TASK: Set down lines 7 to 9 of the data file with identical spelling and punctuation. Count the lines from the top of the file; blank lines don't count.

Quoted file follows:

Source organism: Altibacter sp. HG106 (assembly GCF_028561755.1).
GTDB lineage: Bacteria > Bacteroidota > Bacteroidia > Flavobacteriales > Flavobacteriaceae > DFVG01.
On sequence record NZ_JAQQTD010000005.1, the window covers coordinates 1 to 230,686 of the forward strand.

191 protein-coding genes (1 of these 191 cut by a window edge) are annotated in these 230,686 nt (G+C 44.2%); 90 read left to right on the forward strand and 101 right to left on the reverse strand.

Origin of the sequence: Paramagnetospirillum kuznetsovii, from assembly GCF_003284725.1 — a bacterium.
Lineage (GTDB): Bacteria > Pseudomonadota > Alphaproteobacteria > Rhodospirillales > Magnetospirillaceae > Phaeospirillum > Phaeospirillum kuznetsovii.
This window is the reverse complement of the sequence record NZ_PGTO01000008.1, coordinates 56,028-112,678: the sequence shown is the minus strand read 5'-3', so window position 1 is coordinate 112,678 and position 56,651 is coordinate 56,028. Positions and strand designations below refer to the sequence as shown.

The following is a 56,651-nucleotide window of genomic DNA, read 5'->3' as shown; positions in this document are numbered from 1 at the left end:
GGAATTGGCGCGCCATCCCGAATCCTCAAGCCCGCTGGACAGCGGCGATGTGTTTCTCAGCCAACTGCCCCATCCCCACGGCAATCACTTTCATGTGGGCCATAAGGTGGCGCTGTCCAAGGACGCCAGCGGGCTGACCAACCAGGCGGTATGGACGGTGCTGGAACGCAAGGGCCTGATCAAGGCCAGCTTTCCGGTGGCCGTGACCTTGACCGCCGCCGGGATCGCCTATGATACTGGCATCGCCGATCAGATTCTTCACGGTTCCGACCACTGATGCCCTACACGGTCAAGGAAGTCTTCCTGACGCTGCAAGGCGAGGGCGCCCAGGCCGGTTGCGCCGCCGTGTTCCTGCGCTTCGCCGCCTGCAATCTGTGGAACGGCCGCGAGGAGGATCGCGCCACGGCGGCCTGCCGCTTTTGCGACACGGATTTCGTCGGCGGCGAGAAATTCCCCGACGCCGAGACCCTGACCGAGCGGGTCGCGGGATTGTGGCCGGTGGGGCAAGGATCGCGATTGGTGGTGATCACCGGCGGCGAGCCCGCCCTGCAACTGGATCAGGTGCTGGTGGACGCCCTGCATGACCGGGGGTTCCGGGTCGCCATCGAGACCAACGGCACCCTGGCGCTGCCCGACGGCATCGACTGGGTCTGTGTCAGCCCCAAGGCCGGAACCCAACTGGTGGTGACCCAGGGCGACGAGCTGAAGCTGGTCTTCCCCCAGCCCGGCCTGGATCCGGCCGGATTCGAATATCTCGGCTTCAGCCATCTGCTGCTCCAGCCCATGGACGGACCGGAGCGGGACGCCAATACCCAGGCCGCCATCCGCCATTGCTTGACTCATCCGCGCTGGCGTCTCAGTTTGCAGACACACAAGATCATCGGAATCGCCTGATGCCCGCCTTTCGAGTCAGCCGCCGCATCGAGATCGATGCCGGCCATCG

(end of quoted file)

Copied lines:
This window is the reverse complement of the sequence record NZ_PGTO01000008.1, coordinates 56,028-112,678: the sequence shown is the minus strand read 5'-3', so window position 1 is coordinate 112,678 and position 56,651 is coordinate 56,028. Positions and strand designations below refer to the sequence as shown.

The following is a 56,651-nucleotide window of genomic DNA, read 5'->3' as shown; positions in this document are numbered from 1 at the left end:
GGAATTGGCGCGCCATCCCGAATCCTCAAGCCCGCTGGACAGCGGCGATGTGTTTCTCAGCCAACTGCCCCATCCCCACGGCAATCACTTTCATGTGGGCCATAAGGTGGCGCTGTCCAAGGACGCCAGCGGGCTGACCAACCAGGCGGTATGGACGGTGCTGGAACGCAAGGGCCTGATCAAGGCCAGCTTTCCGGTGGCCGTGACCTTGACCGCCGCCGGGATCGCCTATGATACTGGCATCGCCGATCAGATTCTTCACGGTTCCGACCACTGATGCCCTACACGGTCAAGGAAGTCTTCCTGACGCTGCAAGGCGAGGGCGCCCAGGCCGGTTGCGCCGCCGTGTTCCTGCGCTTCGCCGCCTGCAATCTGTGGAACGGCCGCGAGGAGGATCGCGCCACGGCGGCCTGCCGCTTTTGCGACACGGATTTCGTCGGCGGCGAGAAATTCCCCGACGCCGAGACCCTGACCGAGCGGGTCGCGGGATTGTGGCCGGTGGGGCAAGGATCGCGATTGGTGGTGATCACCGGCGGCGAGCCCGCCCTGCAACTGGATCAGGTGCTGGTGGACGCCCTGCATGACCGGGGGTTCCGGGTCGCCATCGAGACCAACGGCACCCTGGCGCTGCCCGACGGCATCGACTGGGTCTGTGTCAGCCCCAAGGCCGGAACCCAACTGGTGGTGACCCAGGGCGACGAGCTGAAGCTGGTCTTCCCCCAGCCCGGCCTGGATCCGGCCGGATTCGAATATCTCGGCTTCAGCCATCTGCTGCTCCAGCCCATGGACGGACCGGAGCGGGACGCCAATACCCAGGCCGCCATCCGCCATTGCTTGACTCATCCGCGCTGGCGTCTCAGTTTGCAGACACACAAGATCATCGGAATCGCCTGATGCCCGCCTTTCGAGTCAGCCGCCGCATCGAGATCGATGCCGGCCATCG